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Lecture 3

PSY274 Lecture 3 (Sept 24).docx

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Department
Psychology
Course
PSY274H5
Professor
Craig Chambers
Semester
Fall

Description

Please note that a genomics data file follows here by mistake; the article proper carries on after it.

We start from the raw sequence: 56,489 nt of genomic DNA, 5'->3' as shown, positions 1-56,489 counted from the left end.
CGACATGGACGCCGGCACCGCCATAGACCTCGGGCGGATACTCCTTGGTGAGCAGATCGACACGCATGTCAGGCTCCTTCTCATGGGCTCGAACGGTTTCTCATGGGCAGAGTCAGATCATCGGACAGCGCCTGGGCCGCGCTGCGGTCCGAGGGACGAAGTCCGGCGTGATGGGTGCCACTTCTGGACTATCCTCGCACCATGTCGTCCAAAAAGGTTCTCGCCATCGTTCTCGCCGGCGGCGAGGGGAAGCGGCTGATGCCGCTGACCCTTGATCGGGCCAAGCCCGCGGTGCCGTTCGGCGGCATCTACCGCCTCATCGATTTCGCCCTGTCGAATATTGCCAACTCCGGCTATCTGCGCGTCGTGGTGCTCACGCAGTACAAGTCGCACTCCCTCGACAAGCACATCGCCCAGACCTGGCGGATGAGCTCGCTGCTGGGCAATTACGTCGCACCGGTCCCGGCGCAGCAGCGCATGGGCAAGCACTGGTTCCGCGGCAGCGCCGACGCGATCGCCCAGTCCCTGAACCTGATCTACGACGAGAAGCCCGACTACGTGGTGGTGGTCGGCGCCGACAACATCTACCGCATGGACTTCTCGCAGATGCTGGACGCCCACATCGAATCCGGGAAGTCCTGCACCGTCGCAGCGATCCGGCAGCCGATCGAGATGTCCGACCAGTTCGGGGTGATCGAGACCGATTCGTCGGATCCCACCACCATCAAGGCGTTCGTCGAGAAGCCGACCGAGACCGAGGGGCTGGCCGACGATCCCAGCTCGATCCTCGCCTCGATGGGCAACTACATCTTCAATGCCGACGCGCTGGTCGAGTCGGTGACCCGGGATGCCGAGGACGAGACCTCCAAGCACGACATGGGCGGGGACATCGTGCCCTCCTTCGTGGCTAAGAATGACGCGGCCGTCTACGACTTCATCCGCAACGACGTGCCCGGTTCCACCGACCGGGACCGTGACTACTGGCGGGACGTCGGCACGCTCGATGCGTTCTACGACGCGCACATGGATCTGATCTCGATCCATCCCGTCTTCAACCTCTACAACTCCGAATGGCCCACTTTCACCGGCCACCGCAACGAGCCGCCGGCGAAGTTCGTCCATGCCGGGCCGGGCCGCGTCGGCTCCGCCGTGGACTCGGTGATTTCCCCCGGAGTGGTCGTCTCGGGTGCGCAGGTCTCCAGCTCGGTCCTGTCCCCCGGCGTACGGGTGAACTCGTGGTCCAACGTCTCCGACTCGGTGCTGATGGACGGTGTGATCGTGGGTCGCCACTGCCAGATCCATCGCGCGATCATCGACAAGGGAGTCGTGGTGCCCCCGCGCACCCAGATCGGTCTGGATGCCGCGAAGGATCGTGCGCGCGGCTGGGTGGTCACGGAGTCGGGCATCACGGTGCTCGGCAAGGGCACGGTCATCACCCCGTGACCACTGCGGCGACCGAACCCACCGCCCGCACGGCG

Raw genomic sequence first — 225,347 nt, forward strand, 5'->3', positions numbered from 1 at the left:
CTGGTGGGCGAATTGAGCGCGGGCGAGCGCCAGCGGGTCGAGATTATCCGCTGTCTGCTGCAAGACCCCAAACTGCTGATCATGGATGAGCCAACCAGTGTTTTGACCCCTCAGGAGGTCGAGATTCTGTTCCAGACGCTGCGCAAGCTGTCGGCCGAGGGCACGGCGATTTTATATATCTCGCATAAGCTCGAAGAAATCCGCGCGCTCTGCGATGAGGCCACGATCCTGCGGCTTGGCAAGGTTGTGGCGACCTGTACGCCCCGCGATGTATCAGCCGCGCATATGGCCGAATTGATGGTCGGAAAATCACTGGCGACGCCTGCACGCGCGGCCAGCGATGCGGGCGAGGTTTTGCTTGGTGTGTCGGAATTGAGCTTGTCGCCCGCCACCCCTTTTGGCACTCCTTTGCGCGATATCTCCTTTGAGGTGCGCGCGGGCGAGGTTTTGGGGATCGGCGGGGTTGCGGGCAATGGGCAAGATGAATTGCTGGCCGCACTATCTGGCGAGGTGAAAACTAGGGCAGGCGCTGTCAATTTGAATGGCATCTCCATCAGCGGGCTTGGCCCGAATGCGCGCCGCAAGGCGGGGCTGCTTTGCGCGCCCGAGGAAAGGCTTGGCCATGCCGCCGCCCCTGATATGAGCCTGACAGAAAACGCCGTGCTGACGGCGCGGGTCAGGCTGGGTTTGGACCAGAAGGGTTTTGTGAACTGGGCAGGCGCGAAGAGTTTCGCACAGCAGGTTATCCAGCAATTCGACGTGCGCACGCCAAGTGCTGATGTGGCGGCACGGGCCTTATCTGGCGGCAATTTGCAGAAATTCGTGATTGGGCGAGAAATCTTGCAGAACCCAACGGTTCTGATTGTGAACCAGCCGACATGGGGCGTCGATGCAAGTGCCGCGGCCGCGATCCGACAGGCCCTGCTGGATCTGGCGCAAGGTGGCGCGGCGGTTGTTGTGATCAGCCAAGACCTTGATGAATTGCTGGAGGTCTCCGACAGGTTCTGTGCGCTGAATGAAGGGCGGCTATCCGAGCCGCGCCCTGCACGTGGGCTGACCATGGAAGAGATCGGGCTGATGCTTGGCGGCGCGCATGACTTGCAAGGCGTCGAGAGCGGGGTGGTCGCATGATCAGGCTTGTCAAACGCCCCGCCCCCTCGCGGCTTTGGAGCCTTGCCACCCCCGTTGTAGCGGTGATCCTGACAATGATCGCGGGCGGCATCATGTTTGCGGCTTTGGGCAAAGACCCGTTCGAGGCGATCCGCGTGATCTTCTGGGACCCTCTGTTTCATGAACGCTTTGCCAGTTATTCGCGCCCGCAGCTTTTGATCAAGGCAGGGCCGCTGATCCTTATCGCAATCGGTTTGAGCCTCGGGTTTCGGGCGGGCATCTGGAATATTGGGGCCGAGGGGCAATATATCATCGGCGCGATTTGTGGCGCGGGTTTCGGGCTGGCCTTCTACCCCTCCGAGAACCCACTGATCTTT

PSY274 Lecture 3 - Next week: TEST 1 o 2 hours and no lecture afterwards o Be on time o Bring Tcard o Sit in alternating seats - Test format o MCs o Short format fill in the blank/definitions o Short answer o Medium answer (1 page or so) o All question types can reflect material from lectures or text/readings (first 3 lectures including today) - Balance and level of detail o Approx. 60% lecture/40% readings o Recall specific authors/dates not necessary; only studies talked about in a reasonable level of detail are important (citations used to support a point in the readings are not important) o Technical terms are important  Using the right nomenclature for course o Correct descriptions/definitions of phenomena are important o For experiments discussed in detail, should know:  Research question  The participants (ages = important for development)  Methodology  Measure of interest  Pattern of results  Interpretation/significance of results - Written response o Make sure you read the question carefully o Answers need to be coherent and complete o Don’t restate the questions o Writing a lot of text is technically “not wrong” is not an answer unless it correctly addresses what it is asked in the question - Example MC o Pick best answer o Fill in the blank o Short answer - Extra notes o Academic integrity = don’t cheat o Studying habits and skills o Email questions cut off = 6pm on Sept 30 - Primer for test-taking and exam-taking for PSY274 o Tests and exams in science courses  Terminology matters  Being able to provide an example for a phenomenon or definition is most helpful, if not essential o Preparing for tests and exams  Don’t underestimate the time and effort for studying  If you find studying slow and tedious, you’re on the right track! o Instead of simply re-reading  SLOW DOWN the process of reviewing information  RECONCEPTUALIZE content in new ways  ACTIVELY REFLECT on your own understanding SIGN LANGUAGE - Recall: icon, index, symbol o Icon vs symbol is important for purposes of this lecture - Linguistic communication – modalities o Vocal-auditory channel (spoken language) o Manual-visual channel (sign language) - V-A channel is dominant o All know cultures use spoken language o Why might this be?  Evolutionary speculations  Say thing faster?  Doesn’t require line of sight?  Multitasking with hands?  Useful for night time - But how deeply rooted is the dominance of the vocal-auditory modality? o Do all humans possess some predisposition to use the manual-visual modality?  Given the fact that experience with a particular modality may bias sensitivities …….. - Children and sensitivity to manual symbols (Namy and Waxman 1998) o Compared 18-24 month old hearing children o Tested degree to which children assume unfamiliar spoken word vs arbitrary gesstutre to refers to something o Putting into sentence frame with made up object o Two conditions - Results o 18 months old: assumed wither spoken word or gesture could refer to something o 24 months old: assumed only spoken word could refer to something (required additional incentive to map gesture to object) - Open questions o Does the gesture “stand” for something in the child’s mind (more than just referring to things in immediate environment) o Can the effect be obtained with other kinds of perceptual patterns (e.g. whistle sound, “clicky” noises - Children and sensitivity to manual symbols o ‘home sign’ systems:  Isolated deaf children (no exposure to establish sign languages)  Simple idiosyncratic manual communication system emerges in home  Children’s home signing reflects systematic that are often not found in the home sign patterns for the rest of the family (i.e. hearing family members)  Extra sensitivity that accompanies children in using the system  More common in developing world - Other evidence highlighting our capacity to use the manual-visual modality: gestures accompanying speech (next lecture) - Sign languages o Sociohistorical context:  Not thought to be “real” languages th  Recognized as genuine languages in mid 20 century  Evolved on their own terms, not “designed” systems o Myths  Universality  Patomime  Manual version of spoken language o Note sign in “sign language” and Pierce’s use of “sign” - Main design features and sign language o Semanticity (YES)  Obvious, signs stand for something o Arbitrariness (YES)  Mutual unintelligibility  Signs with iconic origins reshaped over time, iconic sense is lost  Signs for men used to be near the temple and signs for women were near the lips/chin o Why?  It actually had to do with hat wear/head gear  Men wore a top hat and women wore bonnets and it was where you take it off  Many signs without iconic basis  There are more iconic signs than iconic words in spoken language but still o Displacement (YES) o Productivity (YES) o Discreteness (YES) o Duality of patterning (YES) - How do we show evidence of linguistic units
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